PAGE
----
The Fermor's L-shaped  main house is built on two-levels. Bedrooms, a kitchen and the grand room all open off an open stone corridor. Another bedroom is on the lower level. I could imagine houseguests waking  to morning sunlight streaming through the windows, later sipping coffee in the patio, perhaps taking a dip in the water just a stairway away.


Fermor's stairway to the sea



Many of those guests recall with amazement the many books in the home. One writer who toured the home estimated some 5,000 books were tucked away on built in book shelves.


'. . .dictionaries, lexicons, encyclopedias, special editions, Oxford companions, anthologies based on birds, beasts, fishes and stars in the immense libraries -- 
even the bathrooms had bookshelves. . .' he wrote.  

Cartons of books waiting to be re-shelved 


So, even though the bookshelves were bare when we toured, the mountains of boxes stacked in each room led us to speculate the books would soon be back on the shelves.  



Paddy's writing studio 



We followed our tour guide -- a woman who had worked for the Fermor's -- through the sprawling gardens and to his writing studio. It was here he wrote several of his books. His desk  to the right of the group in the photo above, seemed a shrine to the great man. The guide asked that no photos be taken of it (although all of us had photographed the room with it in it). 



The writing studio 

Our tour ended at Lela's House, at the back of the main house. Lela was a long-time housekeeper and cook.  We did have the good fortune to see her before she passed away. She opened Lela's Restaurant on the waterfront in Kardamyli after leaving the Fermor house. Even when she became too old to work in it, she sat 'guard-like' outside her eatery keeping an eye on all preparations and the comings and goings of customers.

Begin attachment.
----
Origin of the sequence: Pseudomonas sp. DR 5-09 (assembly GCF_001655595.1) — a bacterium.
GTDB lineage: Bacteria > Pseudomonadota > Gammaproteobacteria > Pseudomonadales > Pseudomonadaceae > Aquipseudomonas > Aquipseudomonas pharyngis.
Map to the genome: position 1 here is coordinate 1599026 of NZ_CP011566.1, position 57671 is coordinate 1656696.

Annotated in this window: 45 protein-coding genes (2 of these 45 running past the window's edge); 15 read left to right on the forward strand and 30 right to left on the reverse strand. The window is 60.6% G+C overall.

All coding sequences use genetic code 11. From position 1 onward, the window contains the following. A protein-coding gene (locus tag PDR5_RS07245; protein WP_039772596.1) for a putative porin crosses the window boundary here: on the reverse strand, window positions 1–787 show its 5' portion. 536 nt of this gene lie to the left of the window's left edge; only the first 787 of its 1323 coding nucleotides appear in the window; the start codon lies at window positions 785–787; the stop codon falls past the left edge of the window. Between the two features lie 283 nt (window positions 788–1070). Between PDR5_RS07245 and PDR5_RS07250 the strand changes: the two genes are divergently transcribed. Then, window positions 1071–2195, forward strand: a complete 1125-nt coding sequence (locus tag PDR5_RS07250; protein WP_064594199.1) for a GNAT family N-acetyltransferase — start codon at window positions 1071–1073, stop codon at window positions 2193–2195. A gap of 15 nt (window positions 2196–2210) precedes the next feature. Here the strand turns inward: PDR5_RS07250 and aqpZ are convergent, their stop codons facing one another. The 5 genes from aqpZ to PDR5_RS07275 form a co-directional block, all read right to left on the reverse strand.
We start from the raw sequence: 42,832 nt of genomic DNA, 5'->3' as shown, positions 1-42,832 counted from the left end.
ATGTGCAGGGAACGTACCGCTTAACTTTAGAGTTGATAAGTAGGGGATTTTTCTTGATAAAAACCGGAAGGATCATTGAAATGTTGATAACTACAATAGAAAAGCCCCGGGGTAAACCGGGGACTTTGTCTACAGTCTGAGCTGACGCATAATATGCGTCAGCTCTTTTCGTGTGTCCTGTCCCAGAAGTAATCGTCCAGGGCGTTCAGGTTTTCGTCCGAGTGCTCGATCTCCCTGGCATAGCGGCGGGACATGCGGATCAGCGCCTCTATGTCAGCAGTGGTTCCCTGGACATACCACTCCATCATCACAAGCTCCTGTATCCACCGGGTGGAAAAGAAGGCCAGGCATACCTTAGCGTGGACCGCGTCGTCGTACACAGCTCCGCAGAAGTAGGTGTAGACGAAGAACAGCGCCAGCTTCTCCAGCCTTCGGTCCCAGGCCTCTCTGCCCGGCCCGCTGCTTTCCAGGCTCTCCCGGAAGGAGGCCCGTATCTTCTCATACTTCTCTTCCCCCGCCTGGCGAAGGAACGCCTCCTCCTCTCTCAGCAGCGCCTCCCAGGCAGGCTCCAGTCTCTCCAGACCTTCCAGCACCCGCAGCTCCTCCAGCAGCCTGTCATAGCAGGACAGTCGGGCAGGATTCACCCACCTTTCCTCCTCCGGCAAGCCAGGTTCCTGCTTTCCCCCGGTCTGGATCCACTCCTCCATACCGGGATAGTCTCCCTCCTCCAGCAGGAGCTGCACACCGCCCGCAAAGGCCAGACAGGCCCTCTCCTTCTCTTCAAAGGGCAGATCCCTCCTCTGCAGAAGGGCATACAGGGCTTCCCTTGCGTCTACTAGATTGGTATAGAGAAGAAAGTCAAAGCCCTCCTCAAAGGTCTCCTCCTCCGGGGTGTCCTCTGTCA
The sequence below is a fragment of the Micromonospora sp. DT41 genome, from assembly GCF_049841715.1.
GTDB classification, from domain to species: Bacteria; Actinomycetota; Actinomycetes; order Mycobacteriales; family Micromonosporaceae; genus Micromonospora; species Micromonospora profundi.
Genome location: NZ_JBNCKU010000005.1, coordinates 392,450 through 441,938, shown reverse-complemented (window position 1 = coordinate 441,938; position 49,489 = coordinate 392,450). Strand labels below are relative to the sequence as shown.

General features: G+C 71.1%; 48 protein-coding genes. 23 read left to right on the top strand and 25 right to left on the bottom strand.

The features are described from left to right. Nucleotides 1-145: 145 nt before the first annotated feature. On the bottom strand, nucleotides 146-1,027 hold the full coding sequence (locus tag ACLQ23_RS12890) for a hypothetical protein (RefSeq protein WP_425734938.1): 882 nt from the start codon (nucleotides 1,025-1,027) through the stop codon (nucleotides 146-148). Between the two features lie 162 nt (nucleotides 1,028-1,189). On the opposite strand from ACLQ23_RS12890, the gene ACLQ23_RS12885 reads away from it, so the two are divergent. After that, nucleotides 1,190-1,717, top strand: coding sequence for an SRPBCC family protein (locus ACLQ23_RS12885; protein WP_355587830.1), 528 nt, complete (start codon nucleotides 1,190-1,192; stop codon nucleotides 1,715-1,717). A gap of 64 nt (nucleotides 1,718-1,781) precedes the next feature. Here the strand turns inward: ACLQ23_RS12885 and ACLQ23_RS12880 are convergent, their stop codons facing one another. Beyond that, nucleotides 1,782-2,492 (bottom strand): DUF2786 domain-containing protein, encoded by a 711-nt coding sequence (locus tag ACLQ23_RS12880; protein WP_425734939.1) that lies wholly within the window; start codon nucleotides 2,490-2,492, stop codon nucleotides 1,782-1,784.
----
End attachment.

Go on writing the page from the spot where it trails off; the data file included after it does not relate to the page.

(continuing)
Kalamitsi, lower right, and Kardamyli, upper right



After our tour we joined our friends for coffee in Kardamyli, I couldn't help but think of a passage Fermor wrote about the village in his Mani book:



'The Guide Bleu only spares it a half a line, 
mentioning little beyond the existence of its four hundred and ninety inhabitants.  
It is better so. It is too inaccessible and there is too little to do there, fortunately, 
for it ever to be endangered by tourism.'

The village was packed with people that morning, we had to search for parking.  Tourist season has begun.  And I chuckled wondering if Paddy ever imagined as he left his home to the Museum that his place would one day bring even more tourists to the village.

For those coming this way and who want to take part in a tour,contact:  leighfermorhouse@benaki.gr